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Dark doings down in the woods?

Friday 12 November 2010

Our countryside commentator John Sheard, once a committed supporter of the Forestry Commission but now somewhat more sceptical, ponders on what is happening behind closed doors in Westminster which makes it difficult to see the wood from the trees

IF you go down in the woods next spring, be prepared for a big surprise. There will be no Teddy Bears’ Picnic, as the old song once related, because you – and the teddy bears – might not be able to enter those woods, on what may no longer be public land.

Rumour has it that the Forestry Commission, by far Britain’s biggest landowner with 2.6million acres, is up for grabs as part of the Coalition Government’s great austerity drive. And, for me, the strange thing is that as a one-time passionate supporter, I am no longer sure that a sell-off would be an altogether bad thing.


Up for the chop

The rumour about the commission’s demise could be entirely false – as in the case of the mis-reported death of the American author Mark Twain – but its source is the Public Bodies Bill on the future of the Forestry Commission’s estate, which had its second reading in the House of Lords on Tuesday (9 November).

If passed into law, it will give Defra the power to do whatever it wishes with the commission’s huge land holdings, including, at worst, selling them off or, at the very least, forbidding public access, a thought that has set alarm bells ringing at Britain’s oldest countryside conservation body, the Open Spaces Society.

Says Kate Ashbrook, the society’s general secretary: “It is hard to conceive why ministers want such draconian powers unless they intend to dispose of much or all of the Forestry Commission’s estate.

“At present, the public has a right to roam on 90 per cent of the 200,000 hectares of freehold Forestry Commission land in England (an area the size of West Sussex). This land provides immense pleasure to people, for recreation and relaxation. The recreational opportunities are as varied as the forests themselves.”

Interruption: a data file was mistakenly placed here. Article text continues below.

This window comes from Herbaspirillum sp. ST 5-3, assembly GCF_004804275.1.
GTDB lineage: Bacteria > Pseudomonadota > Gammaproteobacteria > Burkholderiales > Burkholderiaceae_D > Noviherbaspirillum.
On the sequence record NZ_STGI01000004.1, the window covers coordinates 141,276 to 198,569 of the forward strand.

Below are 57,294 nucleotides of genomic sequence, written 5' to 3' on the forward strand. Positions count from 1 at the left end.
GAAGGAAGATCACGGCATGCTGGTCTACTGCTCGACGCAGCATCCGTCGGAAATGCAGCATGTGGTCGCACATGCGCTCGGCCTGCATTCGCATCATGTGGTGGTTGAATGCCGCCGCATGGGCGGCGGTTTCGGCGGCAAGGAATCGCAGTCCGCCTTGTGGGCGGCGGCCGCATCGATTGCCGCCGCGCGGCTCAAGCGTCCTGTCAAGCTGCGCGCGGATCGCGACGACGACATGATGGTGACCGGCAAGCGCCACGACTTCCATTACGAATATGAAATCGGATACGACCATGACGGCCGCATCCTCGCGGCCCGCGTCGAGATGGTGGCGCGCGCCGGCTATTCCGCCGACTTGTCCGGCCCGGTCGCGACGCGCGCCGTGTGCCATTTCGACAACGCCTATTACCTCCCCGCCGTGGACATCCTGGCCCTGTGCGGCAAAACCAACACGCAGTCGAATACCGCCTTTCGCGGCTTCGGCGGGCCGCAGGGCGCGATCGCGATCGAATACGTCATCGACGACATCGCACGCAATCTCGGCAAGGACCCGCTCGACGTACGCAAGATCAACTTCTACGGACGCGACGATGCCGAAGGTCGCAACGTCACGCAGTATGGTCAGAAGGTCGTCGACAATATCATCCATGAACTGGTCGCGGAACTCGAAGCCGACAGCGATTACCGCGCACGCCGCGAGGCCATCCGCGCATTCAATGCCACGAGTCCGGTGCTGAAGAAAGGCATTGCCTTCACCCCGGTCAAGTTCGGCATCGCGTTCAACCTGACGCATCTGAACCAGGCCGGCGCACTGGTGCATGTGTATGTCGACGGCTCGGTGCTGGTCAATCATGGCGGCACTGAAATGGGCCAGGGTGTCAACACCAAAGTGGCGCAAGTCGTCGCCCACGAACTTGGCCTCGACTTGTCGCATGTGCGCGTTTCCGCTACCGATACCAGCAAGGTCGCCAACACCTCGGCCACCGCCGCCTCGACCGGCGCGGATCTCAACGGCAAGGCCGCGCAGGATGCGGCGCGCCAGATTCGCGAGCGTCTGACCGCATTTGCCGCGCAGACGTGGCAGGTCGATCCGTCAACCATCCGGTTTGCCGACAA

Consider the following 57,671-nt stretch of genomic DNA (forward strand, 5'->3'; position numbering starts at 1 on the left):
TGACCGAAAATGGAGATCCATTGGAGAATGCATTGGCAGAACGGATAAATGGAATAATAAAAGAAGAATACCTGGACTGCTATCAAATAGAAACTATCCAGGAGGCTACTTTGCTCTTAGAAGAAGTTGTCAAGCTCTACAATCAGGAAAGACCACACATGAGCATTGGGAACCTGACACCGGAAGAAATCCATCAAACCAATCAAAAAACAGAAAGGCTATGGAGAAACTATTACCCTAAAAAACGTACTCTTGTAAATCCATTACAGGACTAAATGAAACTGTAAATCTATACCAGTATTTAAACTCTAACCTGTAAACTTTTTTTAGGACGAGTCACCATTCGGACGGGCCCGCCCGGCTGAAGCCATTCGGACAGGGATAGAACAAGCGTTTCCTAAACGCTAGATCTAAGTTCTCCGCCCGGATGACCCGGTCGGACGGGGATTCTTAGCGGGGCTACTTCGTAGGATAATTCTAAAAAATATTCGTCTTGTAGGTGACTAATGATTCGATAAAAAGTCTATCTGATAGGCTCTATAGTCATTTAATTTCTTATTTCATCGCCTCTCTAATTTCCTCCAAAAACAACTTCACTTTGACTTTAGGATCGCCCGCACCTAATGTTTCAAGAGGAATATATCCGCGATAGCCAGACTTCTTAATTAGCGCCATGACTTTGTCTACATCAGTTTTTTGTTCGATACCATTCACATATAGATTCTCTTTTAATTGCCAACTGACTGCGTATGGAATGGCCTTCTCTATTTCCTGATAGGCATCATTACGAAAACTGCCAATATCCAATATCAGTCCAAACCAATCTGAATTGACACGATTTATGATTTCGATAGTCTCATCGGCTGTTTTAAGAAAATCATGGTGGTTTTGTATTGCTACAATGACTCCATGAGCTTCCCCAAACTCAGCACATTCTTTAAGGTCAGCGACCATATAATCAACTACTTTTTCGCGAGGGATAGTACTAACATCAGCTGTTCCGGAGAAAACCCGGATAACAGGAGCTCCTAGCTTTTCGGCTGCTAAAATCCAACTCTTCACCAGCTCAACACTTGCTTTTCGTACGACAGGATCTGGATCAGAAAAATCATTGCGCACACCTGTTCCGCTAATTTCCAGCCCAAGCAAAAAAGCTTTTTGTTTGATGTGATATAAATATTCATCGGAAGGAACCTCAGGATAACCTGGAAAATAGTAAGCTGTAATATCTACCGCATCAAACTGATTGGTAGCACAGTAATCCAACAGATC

Now the last thing I would want to do is restrict people’s access to the countryside, particularly to poor townies who unlike me don’t already live there. But ever since Margaret Thatcher took and axe to the then huge powers of the commission, it has to me seemed in a bureaucratic decline into some sort of limbo land where it was neither private nor public.

When my children were young, my family’s favourite holiday spot was a Forestry Commission plantation on the banks of Loch Awe in the very wildest part of Scotland’s Western Highlands.

where square miles of monotone pines had been planted on some of our best landscapes...

There, we lived in charming, beautifully constructed log cabins and spent our days walking, fishing, bird watching – for golden eagles, no less – and our evenings in the foresters’ club, which had a café, a gym, a childrens’ games room and a thriving bar where a spontaneous ceilhi was likely to break out on a weekend evening.

Then Maggie swung her axe. We went back with our son and his children on a nostalgic journey five years ago and it ended, for some at least, in real tears. Most of the foresters had been made redundant, their commission-owned houses sold off, those wood cabins run down and neglected, and the club bar best suited to funeral wakes.

Since then, the commission seems to me to have gone into a steady decline – and it was never all that popular here in the Yorkshire Dales, where square miles of monotone pines had been planted on some of our best landscapes, mainly to provide pit props for a coal mining industry that was already using metal and concrete props and was soon to disappear completely anyway.

So here’s the good news: whilst state-owned pine plantations are on the way out, they are being replaced by native broadleaf woodland planted mainly by voluntary charities like the Woodland Trust and private landowners like the Duke of Devonshire on his estate at Bolton Abbey, near Skipton here in North Yorkshire.

The Yorkshire Dales Millennium Trust announced last week that it was nearing its target of planting one million trees in the Dales – which were largely de-forested to make way for sheep pasture in the 19 Century – and this week, the Woodland Trust revealed hyper-ambitious plans to plant 20 million trees a year across England for the next 20 years.

Many of those saplings will be given free to schools and voluntary groups in inner city areas to “green” some of the most deprived districts of the land. The rest will go into our countryside, where we have been hacking down our forests since the Iron Age to give us on of the lowest areas of tree cover in Europe.

This mainly voluntary effort is very much part of David Cameron’s “Big Society” dream. And if it leaves our woodlands less encumbered by bureaucracy and interference from Whitehall, so much the better – so long as public access is guaranteed. Time, I hope, to see the wood and the trees.

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